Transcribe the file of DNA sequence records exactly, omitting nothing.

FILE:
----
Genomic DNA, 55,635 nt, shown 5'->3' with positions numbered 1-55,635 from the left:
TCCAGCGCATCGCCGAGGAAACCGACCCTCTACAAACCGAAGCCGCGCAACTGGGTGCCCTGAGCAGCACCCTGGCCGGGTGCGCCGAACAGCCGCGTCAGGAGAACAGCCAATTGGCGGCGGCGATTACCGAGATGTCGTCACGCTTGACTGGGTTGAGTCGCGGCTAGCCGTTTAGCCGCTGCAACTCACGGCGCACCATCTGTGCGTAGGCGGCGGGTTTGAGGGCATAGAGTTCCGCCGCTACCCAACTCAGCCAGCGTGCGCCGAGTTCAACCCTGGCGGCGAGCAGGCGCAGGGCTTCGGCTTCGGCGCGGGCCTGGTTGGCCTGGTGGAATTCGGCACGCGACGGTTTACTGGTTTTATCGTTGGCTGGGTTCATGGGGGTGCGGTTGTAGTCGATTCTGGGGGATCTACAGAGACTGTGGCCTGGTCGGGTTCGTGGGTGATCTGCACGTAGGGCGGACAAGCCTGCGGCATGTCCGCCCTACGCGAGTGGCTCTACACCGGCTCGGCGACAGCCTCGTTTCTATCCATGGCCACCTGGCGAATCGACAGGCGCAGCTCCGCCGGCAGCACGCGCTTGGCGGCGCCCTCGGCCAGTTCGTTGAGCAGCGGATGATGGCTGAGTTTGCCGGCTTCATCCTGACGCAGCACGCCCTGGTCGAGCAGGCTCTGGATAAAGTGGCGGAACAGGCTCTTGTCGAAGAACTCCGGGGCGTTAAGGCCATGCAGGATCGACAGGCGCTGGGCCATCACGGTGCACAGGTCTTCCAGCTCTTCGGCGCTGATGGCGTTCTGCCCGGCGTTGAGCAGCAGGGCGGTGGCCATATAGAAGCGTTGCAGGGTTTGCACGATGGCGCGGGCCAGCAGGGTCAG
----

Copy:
Genomic DNA, 55,635 nt, shown 5'->3' with positions numbered 1-55,635 from the left:
TCCAGCGCATCGCCGAGGAAACCGACCCTCTACAAACCGAAGCCGCGCAACTGGGTGCCCTGAGCAGCACCCTGGCCGGGTGCGCCGAACAGCCGCGTCAGGAGAACAGCCAATTGGCGGCGGCGATTACCGAGATGTCGTCACGCTTGACTGGGTTGAGTCGCGGCTAGCCGTTTAGCCGCTGCAACTCACGGCGCACCATCTGTGCGTAGGCGGCGGGTTTGAGGGCATAGAGTTCCGCCGCTACCCAACTCAGCCAGCGTGCGCCGAGTTCAACCCTGGCGGCGAGCAGGCGCAGGGCTTCGGCTTCGGCGCGGGCCTGGTTGGCCTGGTGGAATTCGGCACGCGACGGTTTACTGGTTTTATCGTTGGCTGGGTTCATGGGGGTGCGGTTGTAGTCGATTCTGGGGGATCTACAGAGACTGTGGCCTGGTCGGGTTCGTGGGTGATCTGCACGTAGGGCGGACAAGCCTGCGGCATGTCCGCCCTACGCGAGTGGCTCTACACCGGCTCGGCGACAGCCTCGTTTCTATCCATGGCCACCTGGCGAATCGACAGGCGCAGCTCCGCCGGCAGCACGCGCTTGGCGGCGCCCTCGGCCAGTTCGTTGAGCAGCGGATGATGGCTGAGTTTGCCGGCTTCATCCTGACGCAGCACGCCCTGGTCGAGCAGGCTCTGGATAAAGTGGCGGAACAGGCTCTTGTCGAAGAACTCCGGGGCGTTAAGGCCATGCAGGATCGACAGGCGCTGGGCCATCACGGTGCACAGGTCTTCCAGCTCTTCGGCGCTGATGGCGTTCTGCCCGGCGTTGAGCAGCAGGGCGGTGGCCATATAGAAGCGTTGCAGGGTTTGCACGATGGCGCGGGCCAGCAGGGTCAG